Galerias Municipais at Lisbon Art Weekend
Guided tour with Márcio Carvalho and Tobi Maier, director of Galerias Municipais, The State of the World: The Museum of the South Atlantic includes works by Assaf Gruber, Charbel-joseph H.Boutros, Gisela Casimiro and Rodrigo Ribeiro Saturnino (ROD), Jacira da Conceição, Jonathan Monk, Juraci Dórea, Luisa Mota, Marcelino Santos, Márcio Carvalho, Maxim Malhado, Tenzin Phuntsog, Tuti Minervino, works from ethnographic collections, as well as publications by the Portuguese philosopher and educator Agostinho da Silva.
In a three page, typewritten document elaborated in Bahia’s capital in 1965 (Salvador, situated in the northeast of the Brazilian territory), the Portuguese philosopher, educator and publisher Agostinho da Silva introduces the idea of establishing a new museological institution in a colonial fortress on the shores of the city: “Featuring elements for an exhibition that does not interrupt, but rather emphasises the architectural value of the fortress; elements of absolute didactic clarity, but without refusing their complexity or rigour of science, including objects that, although of minimal intrinsic value, excel due to their high quality and appearance as a whole; this new museological institution will comprise the Museum of the South Atlantic, installed in the fortress of São Marcelo, covering the entire area stretching from the heights of Venezuela to the Antarctica.”
With the exhibition The State of the World: The Museum of the South Atlantic the curator Marcelo Rezende addresses the different forms that the imagination of Agostinho da Silva could have. In the guided tour organized for this occasion the artist Márcio Carvalho from Lisboa will be present. As put by Rezende, “the artist Márcio Carvalho (with “Memória para 14 Bustos” and “12 placas”) is asking for profound reflection on the political questions involved in the idea of a monument as a document of History, challenging how and who represents such memory. In certain moments, this same displacement of memory as collective and personal experience can be engraved in the body itself.”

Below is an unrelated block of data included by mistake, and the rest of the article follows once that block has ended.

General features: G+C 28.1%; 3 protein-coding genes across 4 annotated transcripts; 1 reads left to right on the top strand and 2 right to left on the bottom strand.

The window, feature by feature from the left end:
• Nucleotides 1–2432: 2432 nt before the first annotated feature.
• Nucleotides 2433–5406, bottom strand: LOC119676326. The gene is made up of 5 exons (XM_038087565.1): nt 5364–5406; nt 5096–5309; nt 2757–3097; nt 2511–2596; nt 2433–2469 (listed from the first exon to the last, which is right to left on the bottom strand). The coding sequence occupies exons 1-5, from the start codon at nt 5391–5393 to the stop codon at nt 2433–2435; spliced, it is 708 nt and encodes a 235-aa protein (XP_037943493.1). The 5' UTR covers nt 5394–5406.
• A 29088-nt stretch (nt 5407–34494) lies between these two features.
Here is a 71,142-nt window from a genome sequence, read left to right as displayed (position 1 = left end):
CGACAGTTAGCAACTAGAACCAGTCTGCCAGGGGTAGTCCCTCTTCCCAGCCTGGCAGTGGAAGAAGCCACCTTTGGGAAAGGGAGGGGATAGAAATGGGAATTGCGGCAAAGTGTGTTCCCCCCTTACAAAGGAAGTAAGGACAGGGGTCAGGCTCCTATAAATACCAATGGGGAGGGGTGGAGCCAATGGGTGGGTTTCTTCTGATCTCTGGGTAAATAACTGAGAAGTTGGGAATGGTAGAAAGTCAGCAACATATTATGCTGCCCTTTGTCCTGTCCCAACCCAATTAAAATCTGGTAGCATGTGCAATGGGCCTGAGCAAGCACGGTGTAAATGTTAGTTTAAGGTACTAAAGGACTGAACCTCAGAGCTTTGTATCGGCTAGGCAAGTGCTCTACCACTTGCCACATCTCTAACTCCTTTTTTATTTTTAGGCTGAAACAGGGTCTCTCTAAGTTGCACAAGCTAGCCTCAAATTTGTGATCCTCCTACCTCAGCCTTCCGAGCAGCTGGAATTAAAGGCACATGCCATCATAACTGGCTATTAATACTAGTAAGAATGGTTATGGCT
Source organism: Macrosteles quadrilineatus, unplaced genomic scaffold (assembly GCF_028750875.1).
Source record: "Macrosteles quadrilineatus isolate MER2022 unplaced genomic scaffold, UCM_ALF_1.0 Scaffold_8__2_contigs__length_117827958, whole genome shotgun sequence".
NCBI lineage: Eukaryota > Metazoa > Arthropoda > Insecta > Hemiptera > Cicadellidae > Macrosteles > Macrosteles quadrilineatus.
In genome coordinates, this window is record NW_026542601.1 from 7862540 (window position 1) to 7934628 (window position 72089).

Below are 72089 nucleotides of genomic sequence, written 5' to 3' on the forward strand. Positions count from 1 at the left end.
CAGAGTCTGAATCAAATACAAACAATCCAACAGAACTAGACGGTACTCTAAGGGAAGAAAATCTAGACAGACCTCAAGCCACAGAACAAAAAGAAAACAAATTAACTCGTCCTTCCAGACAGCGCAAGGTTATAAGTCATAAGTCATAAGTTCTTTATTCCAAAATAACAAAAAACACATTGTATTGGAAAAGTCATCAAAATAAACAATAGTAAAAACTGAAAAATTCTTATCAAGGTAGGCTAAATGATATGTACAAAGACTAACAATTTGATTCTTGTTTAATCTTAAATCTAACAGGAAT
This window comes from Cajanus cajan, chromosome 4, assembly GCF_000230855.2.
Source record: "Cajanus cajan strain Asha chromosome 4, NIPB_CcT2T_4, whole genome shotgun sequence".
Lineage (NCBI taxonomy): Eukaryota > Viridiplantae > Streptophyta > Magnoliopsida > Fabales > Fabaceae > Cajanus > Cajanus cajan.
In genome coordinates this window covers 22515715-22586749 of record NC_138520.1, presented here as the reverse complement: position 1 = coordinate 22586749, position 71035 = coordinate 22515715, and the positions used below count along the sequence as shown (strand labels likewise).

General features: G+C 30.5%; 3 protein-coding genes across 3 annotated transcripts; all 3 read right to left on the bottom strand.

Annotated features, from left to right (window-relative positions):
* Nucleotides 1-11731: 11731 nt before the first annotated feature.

And the artist Márcio Carvalho says about his presentation at the Galerias Municipais – Pavilhão Branco: “The works that I present at the exhibition The State of the World: The Museum of the South Atlantic attempt to continue the difficult but necessary conversation about the power that public spaces in Lisbon have over the memory and imagination of its citizens. The statues, monuments and memorials of a colonial nature are not only the result of specific historical moments and their celebrations but are also the affirmation of political projects materialised in aesthetic forms. Many of these political projects no longer correspond to the ideals of our contemporary European societies. In this way the works that I present in the exhibition try to use art to demythologize the political action of these colonial aesthetic forms (statues, monuments, memorials) that we can find in the city of Lisbon. The works also claim an expanded field for the monument, where it is detached from its figurative, traditional, religious aesthetics, with a dramatism of past, totalitarian aesthetics, with a visible detachment from victims and minority communities, where pain, social problems and unresolved political issues are covered up by attractive and imposing architectural gestures. These monuments of a colonial nature, hidden in the open air, have their greatest strength in their political invisibility contained in their aesthetic form. If art has always been the discipline par excellence used to forge these objects and their hegemonic, colonial narratives and consolidate them as fundamental aspects of Portuguese identity; today, how can art play an active role again, this time in the re-interpretation and transformation of public space and the city?”